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After Lengthy Meeting with Christian Defense Coalition, ESPN Executives Will Not Deny Jacobson said 'F--k Jesus' or a Similar Expression at ESPN Event

Contact: Christian Defense Coalition, 202-547-1735, 540-538-4741 cell

 

WASHINGTON, Jan. 28 /Christian Newswire/ -- After a lengthy meeting with the Christian Defense Coalition, ESPN executives will not deny that Dana Jacobson said "F--k Jesus" or a similar expression at an ESPN event.

 

The Coalition continues to call for ESPN to release the video tape from the event or a verbatim transcript of exactly what Jacobson said.

 

ESPN also confirmed that do not believe that any insensitive or discriminatory religious speech took place and that Ms. Jacobson was suspended for "her behavior" and not for anything that she said.

 

So, it appears that using the term "F--k Jesus" or a similar expression in the workplace by an ESPN employee does not merit suspension or discipline.

 

The Christian Defense Coalition met for over an hour with Mike Soltys, Vice- President of Communications for ESPN, and Steve Anderson Executive Vice- President for ESPN, on Friday January 25.

 

Although the group commends ESPN for the extended dialogue and the professional conduct of their representatives, it still believes that ESPN does not "get it" when it comes to workplace religious discrimination and hateful speech regarding faith.

 

The Christian Defense Coalition still maintains that if Ms. Jacobson used the term "F--K Jesus" or a similar expression, ESPN must release her.

 

National Faith and Values leaders are planning another meeting with ESPN executives later this week to see what the next step should be regarding this controversy.

 

Rev. Patrick J. Mahoney, Director of the Christian Defense Coalition, comments, "After meeting with ESPN officials for over an hour last week, it is clear to me that they are still in the 'dark ages' when it comes to workplace religious discrimination, bigotry and hate speech.  There are several reasons why I feel this way.  First, ESPN could end this controversy in a minute if they would just release the video tape of what Jacobson said or an exact transcript.  Their refusal to do so demonstrates a lack of openness, good faith and candor which is necessary for true dialogue and healing to take place.  It is painfully clear that they are more interested in protecting the corporate image of ESPN and avoiding actions taken against them, than they are in having a meaningful exchange on religious discrimination in the workplace.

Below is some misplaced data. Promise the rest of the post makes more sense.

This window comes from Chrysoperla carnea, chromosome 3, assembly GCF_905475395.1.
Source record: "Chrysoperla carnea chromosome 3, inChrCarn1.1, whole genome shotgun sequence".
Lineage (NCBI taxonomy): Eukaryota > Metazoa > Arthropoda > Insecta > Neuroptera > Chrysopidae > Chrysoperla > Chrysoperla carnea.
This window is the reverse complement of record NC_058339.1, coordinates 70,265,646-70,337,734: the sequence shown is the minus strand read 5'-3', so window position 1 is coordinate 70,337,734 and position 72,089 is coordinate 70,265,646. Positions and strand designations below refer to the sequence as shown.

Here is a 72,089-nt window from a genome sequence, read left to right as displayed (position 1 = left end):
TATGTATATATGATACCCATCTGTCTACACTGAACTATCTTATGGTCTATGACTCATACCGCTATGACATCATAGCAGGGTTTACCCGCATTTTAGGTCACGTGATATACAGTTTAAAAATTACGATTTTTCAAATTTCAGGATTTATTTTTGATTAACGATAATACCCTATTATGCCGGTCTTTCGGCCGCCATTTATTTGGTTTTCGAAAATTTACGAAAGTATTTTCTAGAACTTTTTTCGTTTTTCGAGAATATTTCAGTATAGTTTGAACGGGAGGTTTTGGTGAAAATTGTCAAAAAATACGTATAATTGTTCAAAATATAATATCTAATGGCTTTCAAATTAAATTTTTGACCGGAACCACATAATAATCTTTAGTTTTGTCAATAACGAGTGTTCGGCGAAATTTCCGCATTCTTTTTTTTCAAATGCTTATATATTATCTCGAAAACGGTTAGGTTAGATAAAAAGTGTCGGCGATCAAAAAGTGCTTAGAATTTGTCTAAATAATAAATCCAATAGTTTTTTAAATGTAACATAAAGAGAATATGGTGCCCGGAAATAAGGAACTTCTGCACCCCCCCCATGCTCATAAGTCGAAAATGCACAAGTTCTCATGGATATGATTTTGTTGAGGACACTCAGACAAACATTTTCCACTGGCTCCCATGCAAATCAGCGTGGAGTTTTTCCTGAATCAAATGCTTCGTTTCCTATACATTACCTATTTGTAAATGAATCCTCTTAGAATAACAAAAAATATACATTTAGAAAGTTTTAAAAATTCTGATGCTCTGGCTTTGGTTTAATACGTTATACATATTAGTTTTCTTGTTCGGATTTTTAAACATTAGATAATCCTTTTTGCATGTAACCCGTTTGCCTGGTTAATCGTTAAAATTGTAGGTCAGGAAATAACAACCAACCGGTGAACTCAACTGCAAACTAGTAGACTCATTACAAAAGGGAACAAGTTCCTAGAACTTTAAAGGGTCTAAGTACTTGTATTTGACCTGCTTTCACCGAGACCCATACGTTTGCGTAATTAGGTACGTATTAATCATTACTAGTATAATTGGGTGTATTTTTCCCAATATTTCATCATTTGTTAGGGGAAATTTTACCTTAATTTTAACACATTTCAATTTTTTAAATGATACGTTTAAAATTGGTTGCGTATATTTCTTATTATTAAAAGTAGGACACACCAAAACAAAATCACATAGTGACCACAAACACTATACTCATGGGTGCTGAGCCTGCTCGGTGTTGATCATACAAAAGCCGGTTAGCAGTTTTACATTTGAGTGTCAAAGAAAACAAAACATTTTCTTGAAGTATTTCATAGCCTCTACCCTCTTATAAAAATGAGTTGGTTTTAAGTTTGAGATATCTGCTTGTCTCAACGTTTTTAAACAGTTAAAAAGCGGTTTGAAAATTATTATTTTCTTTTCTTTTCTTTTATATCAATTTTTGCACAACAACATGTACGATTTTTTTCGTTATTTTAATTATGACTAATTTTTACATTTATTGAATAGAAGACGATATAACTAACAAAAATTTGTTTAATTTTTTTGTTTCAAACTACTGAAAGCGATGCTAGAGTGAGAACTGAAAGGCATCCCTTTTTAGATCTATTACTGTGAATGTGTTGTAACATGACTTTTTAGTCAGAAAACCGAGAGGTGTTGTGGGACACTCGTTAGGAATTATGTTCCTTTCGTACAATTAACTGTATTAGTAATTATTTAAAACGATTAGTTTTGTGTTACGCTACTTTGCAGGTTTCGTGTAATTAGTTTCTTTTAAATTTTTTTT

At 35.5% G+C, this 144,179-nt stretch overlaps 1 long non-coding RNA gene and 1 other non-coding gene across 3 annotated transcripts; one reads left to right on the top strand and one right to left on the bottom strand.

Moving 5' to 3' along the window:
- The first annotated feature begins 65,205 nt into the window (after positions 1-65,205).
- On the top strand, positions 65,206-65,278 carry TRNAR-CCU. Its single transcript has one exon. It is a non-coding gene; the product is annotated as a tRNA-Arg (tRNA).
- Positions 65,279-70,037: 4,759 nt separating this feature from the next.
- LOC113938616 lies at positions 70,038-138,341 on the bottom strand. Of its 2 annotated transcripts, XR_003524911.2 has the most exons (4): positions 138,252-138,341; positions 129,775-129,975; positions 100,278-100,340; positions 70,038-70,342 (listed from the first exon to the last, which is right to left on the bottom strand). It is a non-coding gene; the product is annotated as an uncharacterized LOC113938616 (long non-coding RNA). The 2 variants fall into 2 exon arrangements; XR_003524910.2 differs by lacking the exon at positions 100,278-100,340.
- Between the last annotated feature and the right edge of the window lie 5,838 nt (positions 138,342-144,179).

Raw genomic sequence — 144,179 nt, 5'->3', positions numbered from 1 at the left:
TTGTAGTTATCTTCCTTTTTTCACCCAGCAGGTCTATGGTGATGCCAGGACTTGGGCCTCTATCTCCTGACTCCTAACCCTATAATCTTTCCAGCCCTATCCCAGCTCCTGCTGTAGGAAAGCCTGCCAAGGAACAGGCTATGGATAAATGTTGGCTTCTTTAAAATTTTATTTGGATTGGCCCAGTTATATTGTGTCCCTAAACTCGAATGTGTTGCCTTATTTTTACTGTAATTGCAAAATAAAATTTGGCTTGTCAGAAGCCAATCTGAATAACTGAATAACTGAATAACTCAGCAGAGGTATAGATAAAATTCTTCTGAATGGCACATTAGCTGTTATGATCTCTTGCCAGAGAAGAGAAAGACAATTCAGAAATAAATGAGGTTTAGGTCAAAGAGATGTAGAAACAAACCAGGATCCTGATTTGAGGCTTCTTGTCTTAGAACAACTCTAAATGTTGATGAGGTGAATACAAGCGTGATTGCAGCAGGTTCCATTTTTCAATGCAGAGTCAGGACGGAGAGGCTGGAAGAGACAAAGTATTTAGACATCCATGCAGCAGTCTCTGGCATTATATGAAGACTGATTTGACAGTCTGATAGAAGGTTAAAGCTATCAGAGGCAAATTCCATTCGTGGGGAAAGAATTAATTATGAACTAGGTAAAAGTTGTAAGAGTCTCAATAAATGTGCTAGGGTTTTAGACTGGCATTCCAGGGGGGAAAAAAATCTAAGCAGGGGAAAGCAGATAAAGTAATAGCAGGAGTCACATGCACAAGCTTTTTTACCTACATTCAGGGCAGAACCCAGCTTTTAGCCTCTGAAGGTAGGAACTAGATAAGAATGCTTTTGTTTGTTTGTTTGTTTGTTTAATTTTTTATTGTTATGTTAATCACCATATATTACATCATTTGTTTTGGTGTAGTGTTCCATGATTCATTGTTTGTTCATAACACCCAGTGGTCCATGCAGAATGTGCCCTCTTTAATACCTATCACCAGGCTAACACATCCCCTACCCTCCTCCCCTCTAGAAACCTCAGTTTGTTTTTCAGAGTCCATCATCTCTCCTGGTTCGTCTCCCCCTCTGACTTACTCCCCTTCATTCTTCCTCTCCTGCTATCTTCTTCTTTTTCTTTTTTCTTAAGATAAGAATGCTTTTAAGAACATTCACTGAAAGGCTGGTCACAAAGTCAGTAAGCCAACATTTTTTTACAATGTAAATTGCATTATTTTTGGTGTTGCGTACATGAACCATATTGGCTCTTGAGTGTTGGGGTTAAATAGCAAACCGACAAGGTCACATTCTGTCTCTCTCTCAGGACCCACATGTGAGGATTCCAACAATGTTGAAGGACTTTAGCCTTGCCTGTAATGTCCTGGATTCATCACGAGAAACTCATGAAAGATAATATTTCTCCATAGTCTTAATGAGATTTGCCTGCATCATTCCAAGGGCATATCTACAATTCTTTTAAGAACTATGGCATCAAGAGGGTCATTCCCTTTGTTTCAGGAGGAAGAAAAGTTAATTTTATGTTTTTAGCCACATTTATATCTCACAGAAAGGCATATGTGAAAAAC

"Of course the question must be asked; what is ESPN hiding?

 

"What makes the refusal to release the video tape even more troubling is how ESPN is using it in an attempt to manipulate and influence the truth. On one hand, they are implying that Dana Jacobson did not say what was reported that she said (F--k Jesus).  But they refuse to say what Ms. Jacobson did say even they know what her exact words were.  They cannot continue to imply that she did not say something like 'F--k Jesus' and suggest the faith community is overreacting and getting upset over nothing without being totally truthful with the public.

 

"ESPN is also implying that the faith community should not be upset because Ms. Jacobson was suspended for a week showing that the network is treating this episode seriously. However, over and over again in our discussion with them, ESPN made it clear that Ms. Jacobson was not fired for her speech or comments she made.  She was disciplined only for her behavior.  In other words, ESPN does not believe any offensive or discriminatory religious language took place.

 

"No wonder they will not release the tape.

 

"So, at ESPN an employee using the term 'F--k Jesus' or a similar expression in the workplace does not merit discipline or suspension.  As we have said all along, if Ms. Jacobson had said 'F--k Mohammed,' or used the 'N' word or the term 'faggot' in the workplace, she would have been fired immediately.

 

"ESPN would not commit to our suggestion of co-sponsoring an open town hall meeting on religious tolerance in the workplace.  To the best of our knowledge, in their 30 year history, ESPN has never sponsored a seminar or dialogue on religious diversity or tolerance.  To ESPN; we invite you to come out of the dark ages and into a culture of openness and pluralism concerning faith.

 

"The ball is now in ESPN's court concerning what the next step will be for the faith community.  We hope they choose justice, candor and tolerance."

 

For more information or interviews call:

Rev. Patrick J. Mahoney at 202, 547.1735 -- Cell: 540.538.4741